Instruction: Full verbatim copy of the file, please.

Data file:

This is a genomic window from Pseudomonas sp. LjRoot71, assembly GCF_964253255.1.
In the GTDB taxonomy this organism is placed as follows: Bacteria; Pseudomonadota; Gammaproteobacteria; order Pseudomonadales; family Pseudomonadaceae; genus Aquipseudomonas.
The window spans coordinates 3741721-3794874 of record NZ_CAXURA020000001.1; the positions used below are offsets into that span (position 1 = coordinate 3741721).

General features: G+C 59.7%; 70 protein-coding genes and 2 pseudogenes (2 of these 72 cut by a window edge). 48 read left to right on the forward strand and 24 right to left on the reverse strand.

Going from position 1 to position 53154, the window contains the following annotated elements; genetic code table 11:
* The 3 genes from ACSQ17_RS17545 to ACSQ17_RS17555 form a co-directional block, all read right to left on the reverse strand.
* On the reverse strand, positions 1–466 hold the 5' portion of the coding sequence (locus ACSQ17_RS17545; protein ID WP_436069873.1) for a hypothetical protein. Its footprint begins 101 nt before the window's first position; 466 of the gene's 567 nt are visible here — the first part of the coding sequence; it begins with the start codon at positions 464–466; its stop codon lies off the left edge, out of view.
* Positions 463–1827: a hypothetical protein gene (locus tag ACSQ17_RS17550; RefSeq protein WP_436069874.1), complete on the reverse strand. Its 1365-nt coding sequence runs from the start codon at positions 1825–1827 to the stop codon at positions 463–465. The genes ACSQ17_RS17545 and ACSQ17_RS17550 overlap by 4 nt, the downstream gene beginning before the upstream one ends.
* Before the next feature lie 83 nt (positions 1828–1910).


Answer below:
This is a genomic window from Pseudomonas sp. LjRoot71, assembly GCF_964253255.1.
In the GTDB taxonomy this organism is placed as follows: Bacteria; Pseudomonadota; Gammaproteobacteria; order Pseudomonadales; family Pseudomonadaceae; genus Aquipseudomonas.
The window spans coordinates 3741721-3794874 of record NZ_CAXURA020000001.1; the positions used below are offsets into that span (position 1 = coordinate 3741721).

General features: G+C 59.7%; 70 protein-coding genes and 2 pseudogenes (2 of these 72 cut by a window edge). 48 read left to right on the forward strand and 24 right to left on the reverse strand.

Going from position 1 to position 53154, the window contains the following annotated elements; genetic code table 11:
* The 3 genes from ACSQ17_RS17545 to ACSQ17_RS17555 form a co-directional block, all read right to left on the reverse strand.
* On the reverse strand, positions 1–466 hold the 5' portion of the coding sequence (locus ACSQ17_RS17545; protein ID WP_436069873.1) for a hypothetical protein. Its footprint begins 101 nt before the window's first position; 466 of the gene's 567 nt are visible here — the first part of the coding sequence; it begins with the start codon at positions 464–466; its stop codon lies off the left edge, out of view.
* Positions 463–1827: a hypothetical protein gene (locus tag ACSQ17_RS17550; RefSeq protein WP_436069874.1), complete on the reverse strand. Its 1365-nt coding sequence runs from the start codon at positions 1825–1827 to the stop codon at positions 463–465. The genes ACSQ17_RS17545 and ACSQ17_RS17550 overlap by 4 nt, the downstream gene beginning before the upstream one ends.
* Before the next feature lie 83 nt (positions 1828–1910).